Choosing the full text engine is the same as choosing the database. Anyway, it will make your system more complex. As a rule, all these solutions are used as a search tool. As for transactions, consistency, concurrent updates, etc. it will be 90% of your responsibility. Furthermore, you won’t have any kinds of good support of the relationships, because they are all Document Oriented. You won’t likely use these technologies as the single data storage, so you will have the distributed architecture with all its pros and cons.

But there are some good news about the performance. The search response time in those engines is amazing (considering the warmed start, the advanced configuration,the reasonable load and the number of data on your environment). If the response time is up to 100ms for 90% of search queries it means that you cooked the engine quite well, even if your search queries are quite complex. And it isn’t a limit. You can reach 10-20ms regarding reasonable data and you won’t need the “monster” with 32 CPU and 64Gb RAM.

If you need the scalable database with the full text search (with sharding, replication, etc.) there is a number of good open source solutions based on the above mentioned engines.

The other good feature is that the filters concept easily goes together with the full text search. Thus, if you have such usecases as “Users are typing the text in the search field, the system returns the relevant results that can be filtered by some criteria” and you have complex conditions of the relevancy you can use the full text search engines.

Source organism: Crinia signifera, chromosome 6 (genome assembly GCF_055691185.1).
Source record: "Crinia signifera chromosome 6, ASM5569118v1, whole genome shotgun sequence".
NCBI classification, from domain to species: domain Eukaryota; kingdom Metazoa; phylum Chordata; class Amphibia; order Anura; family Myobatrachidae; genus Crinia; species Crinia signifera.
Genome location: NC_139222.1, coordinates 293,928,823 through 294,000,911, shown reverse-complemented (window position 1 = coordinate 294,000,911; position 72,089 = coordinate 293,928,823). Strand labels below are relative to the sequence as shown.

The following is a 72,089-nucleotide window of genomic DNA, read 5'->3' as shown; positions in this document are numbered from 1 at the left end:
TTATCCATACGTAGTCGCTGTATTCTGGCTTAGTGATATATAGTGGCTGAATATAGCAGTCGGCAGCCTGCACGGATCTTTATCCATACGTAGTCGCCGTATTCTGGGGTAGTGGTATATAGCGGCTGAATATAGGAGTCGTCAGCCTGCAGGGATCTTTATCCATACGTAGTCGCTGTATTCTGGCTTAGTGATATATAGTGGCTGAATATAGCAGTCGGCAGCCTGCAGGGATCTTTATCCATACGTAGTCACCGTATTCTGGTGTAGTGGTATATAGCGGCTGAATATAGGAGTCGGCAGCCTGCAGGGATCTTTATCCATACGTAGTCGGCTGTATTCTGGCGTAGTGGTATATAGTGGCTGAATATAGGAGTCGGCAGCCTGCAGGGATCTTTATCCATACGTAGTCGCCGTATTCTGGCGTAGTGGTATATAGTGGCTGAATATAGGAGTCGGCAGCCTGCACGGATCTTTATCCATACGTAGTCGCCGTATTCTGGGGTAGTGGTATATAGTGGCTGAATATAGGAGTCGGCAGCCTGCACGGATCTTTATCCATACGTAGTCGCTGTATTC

Relevance
The relevance is quite private and subjective from the user’s point, but from the search engine’s point it is the result of the scoring function and it is absolutely objective.

As a rule, this function is complex, it can be similar to the length of the vector which is the vector product of the normalized document and query vectors. Nevertheless, it is objective and can be different from the user’s expectation. So you should be ready for difficulties when testing relevance. It is better if you have detailed requirements to make the score quite predictable and have the relevant results.

Returning to the example with the projects and catalogues (see Part 1), let’s suppose that the user doesn’t know the project details and just want to find all projects related to cars. We provide the user with a search field, he writes the word ‘car’ and expects to get the projects related to ‘cars’. The result depends on our index and the full text query we perform to the engine.